Three karate fighters from Toronto, Ontario are preparing for a trip to Montreal, because Ontario won’t allow them to display their skills.
Larissa Isk and Jhonattan Adames are preparing for semi-contact, and Norihiro Yoshida full-contact.
All three train in Kyokushin Karate, a style founded in Japan in 1964 by Masutatsu Oyama. Kyokushin is Japanese for “the ultimate truth“. Kyokushin is rooted in a philosophy of self-improvement, discipline and hard training. The full contact style has huge international appeal, with millions of practitioners worldwide. It still remains less popular in North America, and specifically Canada, than other styles. Mostly because, unlike other styles of karate, kyokushin is full contact, and full contact remains illegal in most of Canada.
So, our three fighters have to travel to Montreal, where though it still remains illegal, the Quebec government tends to turn a blind eye.
The largest challenge with growing Kyokushin Karate in Ontario is the fact that it’s illegal.
Despite a relatively long history of hosting professional martial arts bouts, including several UFC contests, professional and amateur martial arts bouts presently are illegal in Canada. This is so due to the outdated language of section 83 of Canada’s Criminal Code, which makes it an offence to engage in a “prize fight” except in limited circumstances.
Currently Section 83 of the Criminal Code reads as follows:
Engaging in prize fight
- 83. (1) Every one who
- (a) engages as a principal in a prize fight,
- (b) advises, encourages or promotes a prize fight, or
- (c) is present at a prize fight as an aid, second, surgeon, umpire, backer or reporter,is guilty of an offence punishable on summary conviction.
- Definition of “prize fight”(2) In this section, “prize fight” means an encounter or fight with fists or hands between two persons who have met for that purpose by previous arrangement made by or for them, but a boxing contest between amateur sportsmen, where the contestants wear boxing gloves of not less than one hundred and forty grams each in mass, or any boxing contest held with the permission or under the authority of an athletic board or commission or similar body established by or under the authority of the legislature of a province for the control of sport within the province, shall be deemed not to be a prize fight.
This law was first enacted by Parliament in 1892 and unfortunately appears to be here to stay for sometime yet.
Ontario Athletics Commissioner, Ken Hayashi, appears to believe that any combat sport, excluding boxing and kickboxing, is illegal in Ontario (and all of Canada). He was unwilling to budge on the matter, causing frustration for MMA lobbyists, especially since he was considered the person best positioned to start the legalization process. But this is how it remains.
So, while karate styles like Shotokan can have tournaments in Ontario, Kyokushin practitioners have to go elsewhere. This makes it difficult for parents of children in Kyokushin as well. While the kids do not do full-contact, and they use sparring safety equipment, the tournaments themselves remain illegal, so parents are forced to either try a different style of karate, or must leave the province or country to compete.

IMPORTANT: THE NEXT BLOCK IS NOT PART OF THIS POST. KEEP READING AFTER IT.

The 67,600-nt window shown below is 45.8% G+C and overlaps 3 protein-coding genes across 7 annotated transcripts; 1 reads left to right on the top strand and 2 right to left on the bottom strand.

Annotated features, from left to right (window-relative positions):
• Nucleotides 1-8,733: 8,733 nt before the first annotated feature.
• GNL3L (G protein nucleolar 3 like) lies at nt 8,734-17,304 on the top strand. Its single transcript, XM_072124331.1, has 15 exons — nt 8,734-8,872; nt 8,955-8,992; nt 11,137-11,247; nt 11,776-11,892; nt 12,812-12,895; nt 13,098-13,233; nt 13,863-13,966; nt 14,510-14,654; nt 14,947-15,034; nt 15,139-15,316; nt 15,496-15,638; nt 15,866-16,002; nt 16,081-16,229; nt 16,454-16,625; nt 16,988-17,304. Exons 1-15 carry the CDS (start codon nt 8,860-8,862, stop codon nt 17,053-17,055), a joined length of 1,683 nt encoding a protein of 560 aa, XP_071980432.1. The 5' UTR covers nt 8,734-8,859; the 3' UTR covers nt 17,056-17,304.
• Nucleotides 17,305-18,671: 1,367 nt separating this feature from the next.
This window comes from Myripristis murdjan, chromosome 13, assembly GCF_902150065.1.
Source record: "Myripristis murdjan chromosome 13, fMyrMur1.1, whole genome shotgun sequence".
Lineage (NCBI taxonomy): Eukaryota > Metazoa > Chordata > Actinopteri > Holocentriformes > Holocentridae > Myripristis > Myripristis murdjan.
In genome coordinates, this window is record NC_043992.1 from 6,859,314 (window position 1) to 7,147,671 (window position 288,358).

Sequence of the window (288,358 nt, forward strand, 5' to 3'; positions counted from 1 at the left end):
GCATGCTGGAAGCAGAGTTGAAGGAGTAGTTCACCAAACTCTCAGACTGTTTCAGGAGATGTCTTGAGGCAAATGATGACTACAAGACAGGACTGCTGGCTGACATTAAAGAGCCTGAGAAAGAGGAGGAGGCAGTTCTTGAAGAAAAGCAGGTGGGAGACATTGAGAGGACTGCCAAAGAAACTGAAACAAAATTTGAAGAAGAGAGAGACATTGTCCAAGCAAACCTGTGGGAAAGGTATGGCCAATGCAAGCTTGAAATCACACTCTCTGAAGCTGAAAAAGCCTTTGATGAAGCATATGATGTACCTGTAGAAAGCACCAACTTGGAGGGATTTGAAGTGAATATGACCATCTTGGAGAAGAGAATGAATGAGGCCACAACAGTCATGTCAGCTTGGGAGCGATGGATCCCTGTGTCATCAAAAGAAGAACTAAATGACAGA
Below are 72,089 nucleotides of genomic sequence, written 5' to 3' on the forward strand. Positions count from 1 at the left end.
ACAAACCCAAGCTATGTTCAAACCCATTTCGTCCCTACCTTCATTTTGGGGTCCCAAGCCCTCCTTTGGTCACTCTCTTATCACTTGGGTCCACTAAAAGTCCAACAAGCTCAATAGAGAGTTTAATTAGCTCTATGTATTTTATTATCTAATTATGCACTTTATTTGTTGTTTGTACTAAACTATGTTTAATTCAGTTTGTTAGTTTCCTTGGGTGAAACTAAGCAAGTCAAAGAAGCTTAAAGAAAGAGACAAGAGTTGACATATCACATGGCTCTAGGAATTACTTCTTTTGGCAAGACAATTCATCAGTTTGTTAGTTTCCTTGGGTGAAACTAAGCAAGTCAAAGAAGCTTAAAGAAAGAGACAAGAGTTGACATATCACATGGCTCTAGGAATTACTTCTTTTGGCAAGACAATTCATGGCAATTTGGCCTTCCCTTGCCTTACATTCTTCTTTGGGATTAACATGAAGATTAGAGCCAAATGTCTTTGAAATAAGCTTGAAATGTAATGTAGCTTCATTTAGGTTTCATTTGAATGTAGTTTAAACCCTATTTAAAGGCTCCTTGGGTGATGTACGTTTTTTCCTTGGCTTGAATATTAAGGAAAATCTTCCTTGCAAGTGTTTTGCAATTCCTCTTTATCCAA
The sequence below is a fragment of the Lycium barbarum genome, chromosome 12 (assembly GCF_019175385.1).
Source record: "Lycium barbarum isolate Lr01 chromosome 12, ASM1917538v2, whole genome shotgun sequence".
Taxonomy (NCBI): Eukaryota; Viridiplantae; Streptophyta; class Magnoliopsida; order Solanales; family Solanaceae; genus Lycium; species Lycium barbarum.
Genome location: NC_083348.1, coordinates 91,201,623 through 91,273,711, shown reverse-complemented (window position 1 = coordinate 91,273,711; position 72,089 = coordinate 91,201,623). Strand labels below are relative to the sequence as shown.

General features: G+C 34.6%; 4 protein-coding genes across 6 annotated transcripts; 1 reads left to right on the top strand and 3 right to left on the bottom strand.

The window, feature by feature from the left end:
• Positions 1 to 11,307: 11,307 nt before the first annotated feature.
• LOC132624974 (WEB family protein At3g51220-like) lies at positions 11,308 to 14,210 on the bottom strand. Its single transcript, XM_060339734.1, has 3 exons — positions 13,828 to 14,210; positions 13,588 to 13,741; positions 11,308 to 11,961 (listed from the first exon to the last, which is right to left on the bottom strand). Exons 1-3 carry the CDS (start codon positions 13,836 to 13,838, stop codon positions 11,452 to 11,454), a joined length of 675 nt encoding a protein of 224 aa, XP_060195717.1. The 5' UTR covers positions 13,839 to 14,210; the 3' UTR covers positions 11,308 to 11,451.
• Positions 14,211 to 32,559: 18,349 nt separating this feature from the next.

Bill S-209 was passed, in regards to section 83 of the Criminal Code, which allowed professional boxing and MMA events, such as the UFC, to be sanctioned. However, Bill S-209 does not in and of itself make MMA or combat sports legal across Canada. It allows provinces to make it legal on a Province by Province basis. The default is the sport remains illegal. It requires Provincial regulation.
While this is great news for the combat sports community, Bill S-209 didn’t mention specifically kickboxing, amateur martial arts, Muay Thai, etc. So, while the UFC can come to Toronto, it is a criminal offence to have an amateur full contact karate event.
As mentioned, people are going to Quebec, Alberta, B.C., or the United States, to compete in these events. This is money that we would much rather leave in Ontario. The tourism dollars alone would be in the hundreds of thousands of dollars, with people coming from all over Canada and the United States to compete, as well as some from Europe.
Two Sundays ago, October 4th 2014, was a monumental day for Kyokushin in Canada. Sensei Steve Fogarasi, of Contact Kicks MMA and the leader of the Canadian chapter of the International Federation of Karate (IFK), a worldwide Kyokushin association, organized a gathering of leaders from the various Kyokushin schools and organizations in Ontario to talk about and propose a group that can oppose the archaic law of section 83, and together bring Kyokushin and full-contact tournaments and events to Ontario.
Attendees included organizer Steve Fogarasi, Ali Yassini, Dezideriu Muzsi, Scott Heaney, Mici Fogarasi, Mano Sadati, Baker El-Hoseiny and Ali Sharif.
At the meeting there was a proposal to form the “Ontario Kyokushin Association”. To give “one voice” to the cause. While the details still need to be ironed out, this was a huge step towards legalization.
Aside from the main focus of legalizing full-contact events, at the meeting it was proposed that the various schools would create a calendar of cultural and training events for the students. Including outdoor seasonal training camps, black belt seminars, beach training, etc.
The instructors of the different organizations have continued their discussions since the meeting, and another meeting is planned for the near future, as well as steps to approach the Ontario government with a proposal to allow tournaments to take place in Ontario.
While this is all amazing news for not only Kyokushin, but all combat sports in Ontario, our three fighters continue their training and prepare for their trek to Montreal next weekend, where we hope they return to Ontario with Gold!